A man standing in the front of a classroom giving a lecture to students.
Carlos Escalante, Ph.D., believes that hands-on, real-world research experience is invaluable for undergraduate students and changes the way students think about themselves. (Office of Institutional Equity, Effectiveness and Success)

Structural biologist Carlos Escalante is breaking down barriers for student researchers

The veteran researcher says, “I’ve had many breaks along my career, and I want to give back.”

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As a young boy combing the beaches of his native Acapulco, Mexico, Carlos Escalante had big dreams about studying big things.

“I wanted to be a marine biologist and I grew up watching Jacques Cousteau television programs, exploring the sea and all of that,” Escalante said.

As an associate professor and assistant graduate program director in the VCU School of Medicine’s Department of Physiology and Biophysics, Escalante is living that dream of being a biologist. However, as a structural biologist, his focus falls on incredibly small particles, not the vast ocean.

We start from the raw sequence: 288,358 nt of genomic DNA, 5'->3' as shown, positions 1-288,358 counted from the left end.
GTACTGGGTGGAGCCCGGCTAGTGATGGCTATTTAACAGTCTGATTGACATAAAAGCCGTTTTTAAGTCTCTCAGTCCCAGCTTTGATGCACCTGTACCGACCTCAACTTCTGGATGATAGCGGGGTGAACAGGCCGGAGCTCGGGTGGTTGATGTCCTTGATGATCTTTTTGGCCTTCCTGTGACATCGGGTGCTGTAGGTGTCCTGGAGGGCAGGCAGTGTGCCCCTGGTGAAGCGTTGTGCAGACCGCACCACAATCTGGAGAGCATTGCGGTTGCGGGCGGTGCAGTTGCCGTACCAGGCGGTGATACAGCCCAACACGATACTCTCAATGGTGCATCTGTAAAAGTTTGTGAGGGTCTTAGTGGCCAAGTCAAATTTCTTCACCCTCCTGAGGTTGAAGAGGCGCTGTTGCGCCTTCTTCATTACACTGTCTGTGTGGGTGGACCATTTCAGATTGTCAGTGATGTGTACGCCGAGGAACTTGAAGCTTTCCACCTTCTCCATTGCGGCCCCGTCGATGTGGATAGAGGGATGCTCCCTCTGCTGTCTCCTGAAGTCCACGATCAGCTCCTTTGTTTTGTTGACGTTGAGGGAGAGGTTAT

“What we do is we really try to understand biology but at the atomic level. If we understand how macromolecules work, we can start understanding the details of how, you know, biology happens,” he said.

Escalante has been working at VCU since 2009 when he was recruited from the Icahn School of Medicine at Mount Sinai to help develop the structural biology area of the VCU Department of Physiology and Biophysics. Though a fan of New York City, he liked what he saw at VCU and thought Richmond would be a good place to raise his young family.

“The city itself was an interesting mix of urban and nature. You can walk just 15 minutes and you’re in the river, some park, or something. It was a nice combination,” he said.

Opening the lab doors